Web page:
"Molly Maguireism is on the spread in this hitherto peaceful county, which must be placed under the Coercion Act when passed into law, as it will be without delay.
On Thursday we expressed the hope that the peasantry of Kildare would realise the expections of the magistrates of the Carbury district who met on the 9th instant to consider the best mode of bringing to justice the perpetrators of the outrage on Whelehan and his wife near Enfield on 28th ultimo. The magistrates and other authorities must be on the alert ot protect themselves and their neighbours.
The following notice has been served upon a person named Cosgrave, a county Meath manwho recently took a mill and some land from that respected and much loved gentleman, Peter Wolfe Esq. of Blackhall, Clane, to whom the Mr. Rynd, mentioned in the audacious document, is agent. We do most heartly desire that the handwriting of the notice be traced. The composition is not that of an ignorant peasant. The bad spelling of a few words is a blind, a trick to direct attention from the person who has resorted to the threat."
"Sir, I understand you took the mill and lands of Clane when you should leave it to some of the men of Kildare as there are was plenty of them to take it. So excuse me for not warning you about it in time before you paid your money but it is better nor when harm will be done. Give it up immediately or prepare your burying place and I will see you paid your money for you have a gentleman to do with and if he does not give it to you I will see you paid or Rynd may prepare his his coffin as well as you. No more at present but do not delay in going to Rynd suddenly and see what he will say as I cannot delay. I have no more to say. I am one of the Molly Maguires, a sure shot and no mistake. I have no objection to Rynd holding the mill himself and land but by you there will be nothing gained. () Rynd as soon as possible for I am in a hurry and give it up."
We are indebted to Brian McCabe of Naas Historical Society for supplying us with the above reference to Clane from a most unexpected source in his native Cavan. Brian explains it by saying that provincial newspapers in those early days copied a lot of their outside news from the Dublin papers . Brian gave a most interesting and informative talk to the Calne Local History Group on the "Stones of the Franciscan Friary in Clane" in December (2002).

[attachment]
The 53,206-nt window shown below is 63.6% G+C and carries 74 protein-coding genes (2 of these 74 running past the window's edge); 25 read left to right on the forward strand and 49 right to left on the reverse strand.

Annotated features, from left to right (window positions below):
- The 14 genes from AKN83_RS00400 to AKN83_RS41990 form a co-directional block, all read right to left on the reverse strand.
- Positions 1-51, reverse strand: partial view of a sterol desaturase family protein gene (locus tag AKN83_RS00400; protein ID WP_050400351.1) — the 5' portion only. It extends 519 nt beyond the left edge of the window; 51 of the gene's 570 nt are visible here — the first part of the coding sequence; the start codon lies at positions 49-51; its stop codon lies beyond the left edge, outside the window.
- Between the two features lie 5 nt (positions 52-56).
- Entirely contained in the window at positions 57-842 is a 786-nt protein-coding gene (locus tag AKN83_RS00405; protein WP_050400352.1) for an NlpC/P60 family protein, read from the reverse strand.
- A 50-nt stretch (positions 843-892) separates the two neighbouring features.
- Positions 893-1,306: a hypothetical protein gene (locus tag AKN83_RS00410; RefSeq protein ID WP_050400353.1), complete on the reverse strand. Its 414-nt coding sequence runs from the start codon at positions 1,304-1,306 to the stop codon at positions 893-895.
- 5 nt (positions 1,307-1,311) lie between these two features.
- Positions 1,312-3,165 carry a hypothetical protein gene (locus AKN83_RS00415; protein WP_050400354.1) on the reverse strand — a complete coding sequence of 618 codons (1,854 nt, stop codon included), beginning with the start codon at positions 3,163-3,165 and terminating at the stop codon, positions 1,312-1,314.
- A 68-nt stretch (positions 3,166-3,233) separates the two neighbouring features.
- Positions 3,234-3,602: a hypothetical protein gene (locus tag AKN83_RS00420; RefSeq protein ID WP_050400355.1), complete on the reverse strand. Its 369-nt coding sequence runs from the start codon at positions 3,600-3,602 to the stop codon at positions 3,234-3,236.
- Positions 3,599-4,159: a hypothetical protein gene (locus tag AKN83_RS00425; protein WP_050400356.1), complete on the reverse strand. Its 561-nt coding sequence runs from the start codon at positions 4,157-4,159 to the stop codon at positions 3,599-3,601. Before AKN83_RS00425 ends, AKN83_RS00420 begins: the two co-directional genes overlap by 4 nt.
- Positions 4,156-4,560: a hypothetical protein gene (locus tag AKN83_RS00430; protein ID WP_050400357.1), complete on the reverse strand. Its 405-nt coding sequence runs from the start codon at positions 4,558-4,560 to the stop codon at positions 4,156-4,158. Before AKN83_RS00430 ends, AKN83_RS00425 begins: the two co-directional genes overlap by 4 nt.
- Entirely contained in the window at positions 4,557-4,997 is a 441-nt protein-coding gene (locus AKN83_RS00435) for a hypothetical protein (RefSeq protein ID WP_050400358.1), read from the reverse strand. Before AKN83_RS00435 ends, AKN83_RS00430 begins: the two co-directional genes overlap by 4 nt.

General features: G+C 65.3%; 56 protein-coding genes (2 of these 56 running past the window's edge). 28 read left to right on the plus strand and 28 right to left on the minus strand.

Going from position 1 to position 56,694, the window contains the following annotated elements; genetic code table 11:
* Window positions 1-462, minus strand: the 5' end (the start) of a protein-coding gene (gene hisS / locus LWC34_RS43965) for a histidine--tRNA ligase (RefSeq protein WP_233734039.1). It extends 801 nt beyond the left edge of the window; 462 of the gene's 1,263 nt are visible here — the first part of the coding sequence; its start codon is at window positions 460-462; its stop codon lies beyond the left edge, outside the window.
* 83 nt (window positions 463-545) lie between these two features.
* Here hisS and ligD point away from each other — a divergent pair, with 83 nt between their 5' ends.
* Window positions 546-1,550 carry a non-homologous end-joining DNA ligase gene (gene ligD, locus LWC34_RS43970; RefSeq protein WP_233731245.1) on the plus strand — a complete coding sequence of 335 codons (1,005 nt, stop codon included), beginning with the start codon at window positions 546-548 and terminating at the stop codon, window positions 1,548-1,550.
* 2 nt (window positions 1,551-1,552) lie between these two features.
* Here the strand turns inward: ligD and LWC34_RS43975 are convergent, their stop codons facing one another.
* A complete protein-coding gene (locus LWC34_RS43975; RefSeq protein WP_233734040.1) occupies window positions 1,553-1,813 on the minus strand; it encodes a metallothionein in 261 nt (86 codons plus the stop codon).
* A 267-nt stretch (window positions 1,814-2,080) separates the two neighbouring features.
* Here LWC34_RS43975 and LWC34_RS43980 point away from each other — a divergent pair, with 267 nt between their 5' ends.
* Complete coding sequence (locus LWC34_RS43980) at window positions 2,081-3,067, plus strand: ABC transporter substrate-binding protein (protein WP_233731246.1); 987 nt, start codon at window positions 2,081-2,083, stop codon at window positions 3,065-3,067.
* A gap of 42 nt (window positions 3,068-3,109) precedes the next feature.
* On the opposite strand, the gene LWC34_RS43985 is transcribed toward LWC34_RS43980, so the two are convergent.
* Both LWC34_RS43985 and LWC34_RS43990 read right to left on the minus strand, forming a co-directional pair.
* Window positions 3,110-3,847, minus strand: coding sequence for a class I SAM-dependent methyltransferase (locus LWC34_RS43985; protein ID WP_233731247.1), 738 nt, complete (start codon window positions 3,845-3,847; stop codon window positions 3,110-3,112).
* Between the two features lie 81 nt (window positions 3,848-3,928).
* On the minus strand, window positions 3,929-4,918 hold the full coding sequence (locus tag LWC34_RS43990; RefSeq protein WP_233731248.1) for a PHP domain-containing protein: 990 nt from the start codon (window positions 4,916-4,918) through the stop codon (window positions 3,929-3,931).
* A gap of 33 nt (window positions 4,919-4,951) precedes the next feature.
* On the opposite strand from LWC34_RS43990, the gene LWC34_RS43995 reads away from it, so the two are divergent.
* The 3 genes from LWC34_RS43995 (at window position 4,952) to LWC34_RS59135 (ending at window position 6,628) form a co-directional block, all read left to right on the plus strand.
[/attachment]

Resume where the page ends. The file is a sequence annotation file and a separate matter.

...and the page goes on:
It is interesting that Molly Maguireism was still in vogue in 1846 because Bishop Doyle believed such subservise and exploitative activity had been put paid to some twenty years or more earlier when he sent Rev. Malachy McMahon as Parish Priest to Clane in order to put down Ribbonism.
Rev. Malachy McMahon succeeded the Rev. Mark Kennedy in 1821 (buried in Mainham). Fr. McMahon was P.P. of Suncroft, but consented to take charge of this parish at the request of Dr. Doyle, chiefly with a view to putting down "Ribbonism", then rife in the neighbourhood. In a letter written to a personal friend during his visitation in May 1823, Dr. Doyle thus refers to Fr. McMahon:- "I came last night to the house of Rev. M. McMahon, a splendid mansion bestowed on him by Dean Digby of the Established Church. After Mass, I set out on my mission, to a district which no Bishop had visited perhaps for a century before. The inhabitants had been rude, wild and intractable, but this good little man had gone amongst them without scrip or coat or money in his purse and formed into new people, like the primitive Christians."
Having accomplished his mission, Fr. McMahon returned to Suncroft in 1824 where he died on February 18th 1868, aged 108 years!
Reproduced from "Le Chéile" by kind permission